3. Become a thorn in the side – Make sure to constantly remind your athletes (and parents) about good nutrition.  Ask them how they ate since their last workout.  Remind them when they are leaving to eat well.  Just mentioning it to them once probably won’t do the trick.  Let them know that even though you aren’t there with them 24/7, what they do during that time still matters.  For older athletes, if you know that they are going to a big cookout or some other event, you might send a text to remind them to keep things in check and not eat everything in sight.

How an athlete chooses to eat when they are away from you is ultimately up to them (or their parents).  While I’m not one that thinks that a kid should never have a piece of cake or pie, I do believe that it is part of a coaches job to impress upon them the importance of good nutrition.  As we’ve seen in the news, most of the teens and adults in the US are missing out on that message somewhere.  Maybe we can help a few of them.  Plus, if they are serious about their training, good nutrition is vital to recovery and performance.

Mark

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Help For The ACL: Correction Of Poor Landings In Volleyball

Beach Volleyball Pic

More on the ACL

While writing my last blog post on landing mechanics and ACL injuries, I came across a study by Parsons & Alexander that was recently published.  The study attempts to discover if the use of one video coaching session can help to make positive changes in the landing mechanics of volleyball players.  I encourage you to read more about this study on modifying landing mechanics.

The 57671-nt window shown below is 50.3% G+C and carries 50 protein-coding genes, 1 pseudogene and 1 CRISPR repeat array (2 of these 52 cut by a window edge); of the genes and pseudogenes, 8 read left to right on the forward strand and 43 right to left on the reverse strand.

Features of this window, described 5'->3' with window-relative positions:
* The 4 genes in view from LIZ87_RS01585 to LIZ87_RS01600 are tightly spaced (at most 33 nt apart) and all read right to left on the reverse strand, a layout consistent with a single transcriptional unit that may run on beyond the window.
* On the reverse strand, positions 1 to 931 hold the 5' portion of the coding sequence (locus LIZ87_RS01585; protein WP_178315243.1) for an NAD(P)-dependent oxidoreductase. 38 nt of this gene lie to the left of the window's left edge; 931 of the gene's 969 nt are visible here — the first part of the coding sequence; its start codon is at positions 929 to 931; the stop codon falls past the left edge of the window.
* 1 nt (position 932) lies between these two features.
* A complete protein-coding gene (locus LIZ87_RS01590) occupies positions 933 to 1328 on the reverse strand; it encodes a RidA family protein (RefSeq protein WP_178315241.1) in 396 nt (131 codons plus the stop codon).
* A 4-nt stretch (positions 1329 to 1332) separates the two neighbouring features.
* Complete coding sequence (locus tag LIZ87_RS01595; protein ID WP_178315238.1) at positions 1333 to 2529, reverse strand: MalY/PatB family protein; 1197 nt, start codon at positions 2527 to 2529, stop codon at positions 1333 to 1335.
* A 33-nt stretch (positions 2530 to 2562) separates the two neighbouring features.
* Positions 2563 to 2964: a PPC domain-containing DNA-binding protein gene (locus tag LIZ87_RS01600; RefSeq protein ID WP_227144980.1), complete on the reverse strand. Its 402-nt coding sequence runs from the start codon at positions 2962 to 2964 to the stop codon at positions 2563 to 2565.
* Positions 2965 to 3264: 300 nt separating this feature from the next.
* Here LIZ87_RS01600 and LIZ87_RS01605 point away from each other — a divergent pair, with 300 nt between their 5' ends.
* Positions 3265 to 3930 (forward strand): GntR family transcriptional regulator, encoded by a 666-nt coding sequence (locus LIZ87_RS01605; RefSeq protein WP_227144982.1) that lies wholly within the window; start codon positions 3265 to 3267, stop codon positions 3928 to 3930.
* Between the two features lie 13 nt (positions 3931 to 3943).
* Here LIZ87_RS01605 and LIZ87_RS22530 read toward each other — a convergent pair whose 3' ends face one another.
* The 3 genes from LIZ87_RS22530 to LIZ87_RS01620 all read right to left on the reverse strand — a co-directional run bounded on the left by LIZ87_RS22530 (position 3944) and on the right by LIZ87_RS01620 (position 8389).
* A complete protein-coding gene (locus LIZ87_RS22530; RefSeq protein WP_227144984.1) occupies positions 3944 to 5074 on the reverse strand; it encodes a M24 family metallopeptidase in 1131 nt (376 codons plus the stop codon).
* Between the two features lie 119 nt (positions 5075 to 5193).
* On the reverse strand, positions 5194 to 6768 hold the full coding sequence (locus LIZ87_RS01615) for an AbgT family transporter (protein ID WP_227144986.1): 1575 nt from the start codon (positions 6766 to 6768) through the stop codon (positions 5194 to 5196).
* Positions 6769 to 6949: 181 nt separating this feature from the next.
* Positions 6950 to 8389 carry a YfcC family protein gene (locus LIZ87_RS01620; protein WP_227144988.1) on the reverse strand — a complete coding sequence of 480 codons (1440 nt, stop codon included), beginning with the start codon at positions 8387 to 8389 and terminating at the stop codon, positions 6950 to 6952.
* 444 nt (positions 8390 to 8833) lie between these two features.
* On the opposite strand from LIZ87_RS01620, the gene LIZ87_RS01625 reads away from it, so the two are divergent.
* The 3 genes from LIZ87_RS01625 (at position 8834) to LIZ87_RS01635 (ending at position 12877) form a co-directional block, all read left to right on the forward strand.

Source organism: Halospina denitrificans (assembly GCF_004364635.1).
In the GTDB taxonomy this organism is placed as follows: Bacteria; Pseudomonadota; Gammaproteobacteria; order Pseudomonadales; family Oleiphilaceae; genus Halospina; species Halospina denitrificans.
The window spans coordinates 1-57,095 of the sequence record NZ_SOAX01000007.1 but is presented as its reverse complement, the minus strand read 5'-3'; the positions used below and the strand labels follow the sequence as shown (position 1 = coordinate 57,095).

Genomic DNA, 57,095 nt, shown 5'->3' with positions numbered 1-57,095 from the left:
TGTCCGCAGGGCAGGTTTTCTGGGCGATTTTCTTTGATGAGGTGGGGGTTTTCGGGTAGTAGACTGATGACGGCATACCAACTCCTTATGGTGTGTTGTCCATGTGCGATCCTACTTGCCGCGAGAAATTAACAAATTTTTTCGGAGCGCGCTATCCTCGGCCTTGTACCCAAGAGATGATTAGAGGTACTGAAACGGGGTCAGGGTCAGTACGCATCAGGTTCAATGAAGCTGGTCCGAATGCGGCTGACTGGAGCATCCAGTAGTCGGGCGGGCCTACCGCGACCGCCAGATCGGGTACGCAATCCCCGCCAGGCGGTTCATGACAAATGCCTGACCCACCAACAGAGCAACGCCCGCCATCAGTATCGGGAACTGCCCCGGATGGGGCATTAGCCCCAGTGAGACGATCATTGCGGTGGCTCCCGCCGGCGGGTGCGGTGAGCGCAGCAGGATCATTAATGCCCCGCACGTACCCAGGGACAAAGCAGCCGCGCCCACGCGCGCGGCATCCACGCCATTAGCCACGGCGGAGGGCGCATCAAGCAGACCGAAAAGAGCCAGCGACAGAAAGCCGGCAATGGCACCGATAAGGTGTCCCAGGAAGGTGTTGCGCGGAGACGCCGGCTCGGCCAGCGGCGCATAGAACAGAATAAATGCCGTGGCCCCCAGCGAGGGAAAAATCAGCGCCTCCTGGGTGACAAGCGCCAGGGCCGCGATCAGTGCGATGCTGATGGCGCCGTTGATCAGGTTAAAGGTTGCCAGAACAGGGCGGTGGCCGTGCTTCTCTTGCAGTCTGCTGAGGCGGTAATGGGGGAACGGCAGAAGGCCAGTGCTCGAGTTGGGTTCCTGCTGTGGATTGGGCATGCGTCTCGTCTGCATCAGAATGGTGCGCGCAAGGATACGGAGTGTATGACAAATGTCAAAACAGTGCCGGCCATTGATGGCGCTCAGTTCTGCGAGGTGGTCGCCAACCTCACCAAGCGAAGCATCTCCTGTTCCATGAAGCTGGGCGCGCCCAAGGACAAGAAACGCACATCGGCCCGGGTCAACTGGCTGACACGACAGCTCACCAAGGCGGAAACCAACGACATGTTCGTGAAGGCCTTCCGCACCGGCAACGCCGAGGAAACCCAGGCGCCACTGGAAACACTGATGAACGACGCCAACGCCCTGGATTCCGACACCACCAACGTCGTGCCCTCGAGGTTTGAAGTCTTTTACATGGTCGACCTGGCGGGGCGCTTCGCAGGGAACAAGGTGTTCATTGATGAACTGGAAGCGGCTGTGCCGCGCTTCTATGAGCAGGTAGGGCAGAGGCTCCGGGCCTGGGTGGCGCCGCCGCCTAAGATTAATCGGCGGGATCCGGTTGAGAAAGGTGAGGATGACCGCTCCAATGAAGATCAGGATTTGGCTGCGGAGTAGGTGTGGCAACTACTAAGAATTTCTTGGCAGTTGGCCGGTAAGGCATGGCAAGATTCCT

Here is a quick summary of the volleyball study:

The researchers took video clips of volleyball players completing a spike jump/landing.  They used Dartfish software to give the girls immediate feedback and also to analyze the results in further detail.  They measured numerous angles related to landing position at ankle, knee, hip, and torso.  The researchers found numerous improvements resulted short term from their video & verbal feedback.  While there were some decreases in the results during the 4 weeks prior to retesting, several of the variables maintained a significantly positive improvement.  Basically, the one feedback session did help the volleyball players to make and maintain positive improvements.

So, what are the take home points?

  1. Video can play a huge role in helping your athletes to make improvements.  Remember that some people are visual learners.  Using video can help them to truly understand what you are saying to them in your verbal coaching.
  2. The athletes were able to maintain some of their improvements over 4 weeks.  What if there was to be more of an emphasis on the changes in landing mechanics?  What if they took 15 minutes a week to focus on them?  What if they received visual feedback multiple times with constant verbal coaching everyday?  I’m sure that the results would be more significant.  As they say, “practice makes perfect”.  What would this do the the number of torn ACL’s in volleyball?  I’m sure it would decrease it dramatically.

Here are two other things worth reading:

More of my thoughts on ACL tears in volleyball

Predicting A Torn ACL?

More info on the importance of video analysis:

Wired UK Article on Dartfish 

Mark

Contact us for info on how we can provide a landing assessment for your athletes.

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How Important Is Landing In Preventing ACL Injuries?

Drag Racing Pic

No question that it will go fast. But how does it stop without crashing?